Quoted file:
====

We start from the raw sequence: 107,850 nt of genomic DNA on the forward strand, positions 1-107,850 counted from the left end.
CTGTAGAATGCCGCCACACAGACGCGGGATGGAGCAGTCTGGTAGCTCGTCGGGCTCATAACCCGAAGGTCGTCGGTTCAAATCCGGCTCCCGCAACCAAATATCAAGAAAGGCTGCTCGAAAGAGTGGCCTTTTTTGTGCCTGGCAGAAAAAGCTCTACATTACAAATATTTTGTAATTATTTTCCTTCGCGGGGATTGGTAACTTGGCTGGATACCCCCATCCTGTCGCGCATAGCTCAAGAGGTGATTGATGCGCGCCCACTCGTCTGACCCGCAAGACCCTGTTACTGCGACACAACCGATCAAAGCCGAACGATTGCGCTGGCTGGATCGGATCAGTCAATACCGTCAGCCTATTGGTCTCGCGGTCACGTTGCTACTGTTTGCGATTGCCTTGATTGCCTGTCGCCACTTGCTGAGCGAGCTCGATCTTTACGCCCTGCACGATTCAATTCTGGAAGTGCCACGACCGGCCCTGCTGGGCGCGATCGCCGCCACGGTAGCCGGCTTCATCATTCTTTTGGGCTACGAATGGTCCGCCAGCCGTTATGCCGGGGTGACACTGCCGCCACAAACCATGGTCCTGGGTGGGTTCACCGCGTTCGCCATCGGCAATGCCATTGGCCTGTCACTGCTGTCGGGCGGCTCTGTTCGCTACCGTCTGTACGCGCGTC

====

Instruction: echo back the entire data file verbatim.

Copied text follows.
We start from the raw sequence: 107,850 nt of genomic DNA on the forward strand, positions 1-107,850 counted from the left end.
CTGTAGAATGCCGCCACACAGACGCGGGATGGAGCAGTCTGGTAGCTCGTCGGGCTCATAACCCGAAGGTCGTCGGTTCAAATCCGGCTCCCGCAACCAAATATCAAGAAAGGCTGCTCGAAAGAGTGGCCTTTTTTGTGCCTGGCAGAAAAAGCTCTACATTACAAATATTTTGTAATTATTTTCCTTCGCGGGGATTGGTAACTTGGCTGGATACCCCCATCCTGTCGCGCATAGCTCAAGAGGTGATTGATGCGCGCCCACTCGTCTGACCCGCAAGACCCTGTTACTGCGACACAACCGATCAAAGCCGAACGATTGCGCTGGCTGGATCGGATCAGTCAATACCGTCAGCCTATTGGTCTCGCGGTCACGTTGCTACTGTTTGCGATTGCCTTGATTGCCTGTCGCCACTTGCTGAGCGAGCTCGATCTTTACGCCCTGCACGATTCAATTCTGGAAGTGCCACGACCGGCCCTGCTGGGCGCGATCGCCGCCACGGTAGCCGGCTTCATCATTCTTTTGGGCTACGAATGGTCCGCCAGCCGTTATGCCGGGGTGACACTGCCGCCACAAACCATGGTCCTGGGTGGGTTCACCGCGTTCGCCATCGGCAATGCCATTGGCCTGTCACTGCTGTCGGGCGGCTCTGTTCGCTACCGTCTGTACGCGCGTC